Wednesday, August 30, 2006
The Great (Long) Wall of China
As a foreign invader, I only needed about 80 yuan to breach the Great Wall. China needs a little work on its fortifications.
Estranged from our college-student counterparts, Katy and I found ourselves stuck in the kiddie van for the hour-long trek to the Great Wall of China. The 13-year-old girls in the seat behind us could play with my ears all they wanted. I was going to stay grateful that we weren't having to take a cramped taxi around the winding curves that took us out of the urban sprawl of Beijing and up into the countryside, where the whisper of traditional, rural China can still be heard.
We parked at the bottom of a hill, at the curve in the street where lines of cars gave way to rows of shops. Salespeople mauled us as we walked toward the ticket gate, hawking everything from cold drinks and furry Russian hats to Mao merchandise and aluminum trekking poles. We made it through the gauntlet by dishing out a steady stream of "bu yao," which means, "I don't want," the essential phrase for traveling in any tourist area in China.
We took the easy way, buying what I call the "fat American special." This ticket, which included a cable car up the mountain and a toboggan sled back down, was a hit for those of us who wanted to save our energy to explore at the top, which included everybody. Besides, I didn't see a trail, and if there was one, it would've taken a few hours to conquer. Evan and I flashed our student IDs and scored a 20-percent discount. Who knew that a UGA card could save you money overseas?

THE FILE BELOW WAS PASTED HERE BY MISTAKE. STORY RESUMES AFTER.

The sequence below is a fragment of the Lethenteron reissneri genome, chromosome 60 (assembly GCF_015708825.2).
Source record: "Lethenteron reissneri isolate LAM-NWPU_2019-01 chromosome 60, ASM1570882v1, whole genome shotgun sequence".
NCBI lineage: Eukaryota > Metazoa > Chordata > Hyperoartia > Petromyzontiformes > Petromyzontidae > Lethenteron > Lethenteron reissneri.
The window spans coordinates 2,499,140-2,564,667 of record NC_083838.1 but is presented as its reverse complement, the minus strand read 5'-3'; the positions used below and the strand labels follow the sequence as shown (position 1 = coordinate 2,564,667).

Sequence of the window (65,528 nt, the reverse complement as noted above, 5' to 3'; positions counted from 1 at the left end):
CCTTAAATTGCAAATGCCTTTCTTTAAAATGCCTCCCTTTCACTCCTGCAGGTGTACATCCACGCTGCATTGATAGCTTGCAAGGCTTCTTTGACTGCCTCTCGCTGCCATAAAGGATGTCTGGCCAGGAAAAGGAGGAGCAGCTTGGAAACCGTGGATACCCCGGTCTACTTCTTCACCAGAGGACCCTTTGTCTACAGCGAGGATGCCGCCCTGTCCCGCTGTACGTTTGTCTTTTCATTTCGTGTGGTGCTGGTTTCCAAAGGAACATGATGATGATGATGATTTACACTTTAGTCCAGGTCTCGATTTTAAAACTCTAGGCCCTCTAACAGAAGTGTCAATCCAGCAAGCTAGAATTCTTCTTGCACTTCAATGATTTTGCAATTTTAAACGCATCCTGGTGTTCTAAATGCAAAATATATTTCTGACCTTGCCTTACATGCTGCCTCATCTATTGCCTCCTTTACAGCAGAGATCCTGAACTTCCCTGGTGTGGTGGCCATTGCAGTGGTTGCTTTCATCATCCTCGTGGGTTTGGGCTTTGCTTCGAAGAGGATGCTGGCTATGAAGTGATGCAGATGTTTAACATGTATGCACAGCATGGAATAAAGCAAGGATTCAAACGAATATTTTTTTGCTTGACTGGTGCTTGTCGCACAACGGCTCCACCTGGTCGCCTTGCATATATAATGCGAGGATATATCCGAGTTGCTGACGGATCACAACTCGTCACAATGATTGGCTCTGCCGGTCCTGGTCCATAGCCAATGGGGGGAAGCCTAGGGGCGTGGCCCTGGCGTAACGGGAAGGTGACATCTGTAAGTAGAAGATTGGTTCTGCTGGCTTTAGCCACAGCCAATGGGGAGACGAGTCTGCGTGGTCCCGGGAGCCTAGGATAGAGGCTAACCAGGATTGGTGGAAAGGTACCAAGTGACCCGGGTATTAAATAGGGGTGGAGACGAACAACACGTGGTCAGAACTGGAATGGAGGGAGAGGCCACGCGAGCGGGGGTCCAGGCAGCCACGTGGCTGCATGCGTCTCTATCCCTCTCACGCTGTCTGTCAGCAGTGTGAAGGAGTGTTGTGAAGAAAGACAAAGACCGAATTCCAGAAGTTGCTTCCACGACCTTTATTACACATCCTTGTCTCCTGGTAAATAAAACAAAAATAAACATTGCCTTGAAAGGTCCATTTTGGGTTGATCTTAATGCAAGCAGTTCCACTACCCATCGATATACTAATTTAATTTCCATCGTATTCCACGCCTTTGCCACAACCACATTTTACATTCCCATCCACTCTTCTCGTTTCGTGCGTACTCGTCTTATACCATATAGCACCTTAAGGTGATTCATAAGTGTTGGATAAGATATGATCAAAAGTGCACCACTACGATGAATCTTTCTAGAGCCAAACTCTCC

As our lift ascended, our eyes filtered through the dusty fog that seemed to hang perpetually over Beijing. The wall seemed to go on forever, and we knew were only looking at a small piece of the gargantuan serpent that crawls over the lush mountains for about 1500 miles. The Chinese call the wall "Chang Cheng," which literally means "long wall." I guess English translators used the word "great" for the grandiose connotations that come along with it. But now, looking at it, I realized that the Chinese know their structure a lot better than we do. Vertically, the wall is formidable enough, but the true accomplishment is that the builders were able to sustain this height for such a long horizontal distance over terrain described by warning signs as "treacherous" and "perilous."
"How'd you like to attack this place?" I asked Katy as we plodded down the steep stairs and then back up again, gasping for air while my legs assumed the consistency of jello. In all, we probably covered about 2 kilometers and reached the highest peak in our sight range. The vantage point was so high that an approaching army would have nowhere to go before getting pummeled by a shower of arrows. And unless the Mongols had mountain goats as steeds, they'd have a hard time even getting to the wall on these steep slopes.
So why wasn't such a sturdy, well-positioned edifice more efficient at performing its intended function of protecting the empire? Apparently, the wall was so long that there weren't enough people to staff it, and even those at the posts weren't immune to a little bribery. It seems interesting that a structure with all the promise in the world, that cost so many lives to complete, could be penetrated by a little cash. From this perspective, the wall doesn't seem quite so "great."
Our historical appetites satisfied and our legs shot, we took the toboggan sled down the mountain and weaved our way through the shop owners back to the vans. All this walking, and our day wasn't even halfway over.